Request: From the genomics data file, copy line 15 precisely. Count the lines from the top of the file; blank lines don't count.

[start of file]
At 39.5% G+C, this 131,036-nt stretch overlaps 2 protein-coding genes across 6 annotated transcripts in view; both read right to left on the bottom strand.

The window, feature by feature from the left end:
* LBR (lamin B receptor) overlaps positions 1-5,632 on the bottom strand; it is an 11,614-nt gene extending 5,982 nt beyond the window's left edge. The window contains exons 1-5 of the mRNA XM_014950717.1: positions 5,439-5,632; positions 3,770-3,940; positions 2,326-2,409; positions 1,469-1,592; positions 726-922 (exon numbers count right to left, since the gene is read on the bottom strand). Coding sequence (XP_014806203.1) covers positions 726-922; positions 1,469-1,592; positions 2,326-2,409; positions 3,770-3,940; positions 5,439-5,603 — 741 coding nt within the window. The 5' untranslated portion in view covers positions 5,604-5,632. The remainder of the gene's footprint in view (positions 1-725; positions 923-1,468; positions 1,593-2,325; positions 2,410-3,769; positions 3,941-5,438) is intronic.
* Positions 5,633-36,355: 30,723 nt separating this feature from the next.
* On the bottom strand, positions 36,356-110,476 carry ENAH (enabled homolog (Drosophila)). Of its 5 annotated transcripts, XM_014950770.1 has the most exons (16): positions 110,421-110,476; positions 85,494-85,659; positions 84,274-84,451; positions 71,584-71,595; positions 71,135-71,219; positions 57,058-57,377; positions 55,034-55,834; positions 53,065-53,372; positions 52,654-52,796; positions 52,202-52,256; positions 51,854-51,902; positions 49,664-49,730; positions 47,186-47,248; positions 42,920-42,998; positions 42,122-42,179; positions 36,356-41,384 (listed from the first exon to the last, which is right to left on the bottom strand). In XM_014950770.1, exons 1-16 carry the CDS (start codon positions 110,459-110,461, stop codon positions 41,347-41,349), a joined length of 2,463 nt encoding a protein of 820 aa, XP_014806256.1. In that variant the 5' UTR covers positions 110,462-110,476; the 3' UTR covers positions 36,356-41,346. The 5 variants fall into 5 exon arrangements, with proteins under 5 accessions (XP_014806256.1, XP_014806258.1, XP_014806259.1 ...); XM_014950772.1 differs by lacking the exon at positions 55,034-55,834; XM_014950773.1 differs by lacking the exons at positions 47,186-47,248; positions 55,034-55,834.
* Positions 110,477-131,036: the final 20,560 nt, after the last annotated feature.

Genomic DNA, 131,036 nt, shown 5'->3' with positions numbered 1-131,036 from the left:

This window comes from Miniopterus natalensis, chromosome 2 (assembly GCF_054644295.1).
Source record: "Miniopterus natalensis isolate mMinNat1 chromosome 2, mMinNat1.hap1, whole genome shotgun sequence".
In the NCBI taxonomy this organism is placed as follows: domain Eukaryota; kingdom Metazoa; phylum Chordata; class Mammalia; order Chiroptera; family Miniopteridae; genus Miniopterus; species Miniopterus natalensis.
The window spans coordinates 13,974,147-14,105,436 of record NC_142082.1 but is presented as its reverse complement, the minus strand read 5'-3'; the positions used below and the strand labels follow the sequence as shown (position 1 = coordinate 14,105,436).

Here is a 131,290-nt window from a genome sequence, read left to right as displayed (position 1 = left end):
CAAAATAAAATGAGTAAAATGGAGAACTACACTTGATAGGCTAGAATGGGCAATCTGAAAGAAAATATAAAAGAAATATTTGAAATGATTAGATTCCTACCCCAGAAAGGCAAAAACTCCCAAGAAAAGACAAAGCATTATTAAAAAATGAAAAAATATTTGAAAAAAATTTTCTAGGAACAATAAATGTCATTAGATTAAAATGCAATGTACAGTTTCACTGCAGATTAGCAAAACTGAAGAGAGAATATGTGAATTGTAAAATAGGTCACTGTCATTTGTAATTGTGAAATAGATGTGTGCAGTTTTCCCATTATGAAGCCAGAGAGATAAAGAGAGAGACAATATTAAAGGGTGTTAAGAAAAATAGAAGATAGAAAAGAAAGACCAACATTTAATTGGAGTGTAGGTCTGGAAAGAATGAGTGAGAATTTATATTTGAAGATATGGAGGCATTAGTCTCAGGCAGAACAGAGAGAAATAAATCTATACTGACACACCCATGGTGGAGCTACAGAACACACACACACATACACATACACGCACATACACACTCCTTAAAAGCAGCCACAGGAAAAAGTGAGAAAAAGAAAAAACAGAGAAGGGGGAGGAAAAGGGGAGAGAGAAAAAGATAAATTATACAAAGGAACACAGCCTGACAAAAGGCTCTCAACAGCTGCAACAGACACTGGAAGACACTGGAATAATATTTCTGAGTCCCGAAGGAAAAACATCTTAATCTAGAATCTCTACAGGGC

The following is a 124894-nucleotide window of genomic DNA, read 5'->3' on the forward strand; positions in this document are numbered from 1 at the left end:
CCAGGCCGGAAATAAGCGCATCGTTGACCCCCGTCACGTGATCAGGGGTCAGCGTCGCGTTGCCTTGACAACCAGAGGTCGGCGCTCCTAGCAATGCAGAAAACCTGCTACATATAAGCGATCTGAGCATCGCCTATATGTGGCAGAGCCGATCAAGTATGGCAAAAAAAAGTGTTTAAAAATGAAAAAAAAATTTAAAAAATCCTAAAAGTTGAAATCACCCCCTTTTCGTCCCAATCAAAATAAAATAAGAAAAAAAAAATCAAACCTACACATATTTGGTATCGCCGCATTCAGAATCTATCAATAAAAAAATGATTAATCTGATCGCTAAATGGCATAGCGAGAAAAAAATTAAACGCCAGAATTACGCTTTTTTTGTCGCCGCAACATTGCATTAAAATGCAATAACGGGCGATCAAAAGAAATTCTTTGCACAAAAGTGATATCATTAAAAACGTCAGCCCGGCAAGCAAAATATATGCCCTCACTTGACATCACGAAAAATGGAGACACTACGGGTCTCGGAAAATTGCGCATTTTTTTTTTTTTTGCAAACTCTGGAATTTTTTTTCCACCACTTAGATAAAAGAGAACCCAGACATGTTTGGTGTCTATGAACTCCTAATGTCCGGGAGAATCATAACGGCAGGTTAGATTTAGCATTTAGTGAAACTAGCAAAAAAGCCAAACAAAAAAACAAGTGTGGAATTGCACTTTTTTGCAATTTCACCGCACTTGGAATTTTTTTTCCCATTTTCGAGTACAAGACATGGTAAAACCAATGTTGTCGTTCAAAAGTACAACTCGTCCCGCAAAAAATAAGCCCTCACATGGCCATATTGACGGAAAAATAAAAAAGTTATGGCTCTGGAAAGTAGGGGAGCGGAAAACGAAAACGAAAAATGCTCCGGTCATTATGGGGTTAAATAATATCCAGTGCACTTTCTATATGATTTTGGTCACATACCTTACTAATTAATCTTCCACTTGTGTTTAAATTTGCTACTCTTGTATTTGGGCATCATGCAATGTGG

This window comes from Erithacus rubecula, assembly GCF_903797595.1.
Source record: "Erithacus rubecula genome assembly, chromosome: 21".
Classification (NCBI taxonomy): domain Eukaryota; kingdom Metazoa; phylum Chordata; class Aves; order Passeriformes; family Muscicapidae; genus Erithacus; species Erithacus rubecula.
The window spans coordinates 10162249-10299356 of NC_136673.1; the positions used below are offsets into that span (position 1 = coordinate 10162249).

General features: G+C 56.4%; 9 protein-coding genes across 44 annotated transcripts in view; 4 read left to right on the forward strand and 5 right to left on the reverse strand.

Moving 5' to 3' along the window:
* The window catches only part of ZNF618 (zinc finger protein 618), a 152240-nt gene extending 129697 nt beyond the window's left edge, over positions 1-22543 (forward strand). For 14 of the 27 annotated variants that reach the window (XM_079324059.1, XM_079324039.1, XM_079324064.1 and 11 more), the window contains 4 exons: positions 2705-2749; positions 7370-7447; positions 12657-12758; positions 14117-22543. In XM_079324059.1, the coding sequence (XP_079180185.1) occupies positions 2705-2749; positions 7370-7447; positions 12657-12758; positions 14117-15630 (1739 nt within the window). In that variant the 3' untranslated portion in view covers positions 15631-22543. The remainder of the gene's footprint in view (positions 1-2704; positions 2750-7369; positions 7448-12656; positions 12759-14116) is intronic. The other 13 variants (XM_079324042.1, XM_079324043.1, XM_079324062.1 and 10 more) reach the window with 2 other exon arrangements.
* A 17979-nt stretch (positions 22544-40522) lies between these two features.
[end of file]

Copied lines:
CCAGGCCGGAAATAAGCGCATCGTTGACCCCCGTCACGTGATCAGGGGTCAGCGTCGCGTTGCCTTGACAACCAGAGGTCGGCGCTCCTAGCAATGCAGAAAACCTGCTACATATAAGCGATCTGAGCATCGCCTATATGTGGCAGAGCCGATCAAGTATGGCAAAAAAAAGTGTTTAAAAATGAAAAAAAAATTTAAAAAATCCTAAAAGTTGAAATCACCCCCTTTTCGTCCCAATCAAAATAAAATAAGAAAAAAAAAATCAAACCTACACATATTTGGTATCGCCGCATTCAGAATCTATCAATAAAAAAATGATTAATCTGATCGCTAAATGGCATAGCGAGAAAAAAATTAAACGCCAGAATTACGCTTTTTTTGTCGCCGCAACATTGCATTAAAATGCAATAACGGGCGATCAAAAGAAATTCTTTGCACAAAAGTGATATCATTAAAAACGTCAGCCCGGCAAGCAAAATATATGCCCTCACTTGACATCACGAAAAATGGAGACACTACGGGTCTCGGAAAATTGCGCATTTTTTTTTTTTTTGCAAACTCTGGAATTTTTTTTCCACCACTTAGATAAAAGAGAACCCAGACATGTTTGGTGTCTATGAACTCCTAATGTCCGGGAGAATCATAACGGCAGGTTAGATTTAGCATTTAGTGAAACTAGCAAAAAAGCCAAACAAAAAAACAAGTGTGGAATTGCACTTTTTTGCAATTTCACCGCACTTGGAATTTTTTTTCCCATTTTCGAGTACAAGACATGGTAAAACCAATGTTGTCGTTCAAAAGTACAACTCGTCCCGCAAAAAATAAGCCCTCACATGGCCATATTGACGGAAAAATAAAAAAGTTATGGCTCTGGAAAGTAGGGGAGCGGAAAACGAAAACGAAAAATGCTCCGGTCATTATGGGGTTAAATAATATCCAGTGCACTTTCTATATGATTTTGGTCACATACCTTACTAATTAATCTTCCACTTGTGTTTAAATTTGCTACTCTTGTATTTGGGCATCATGCAATGTGG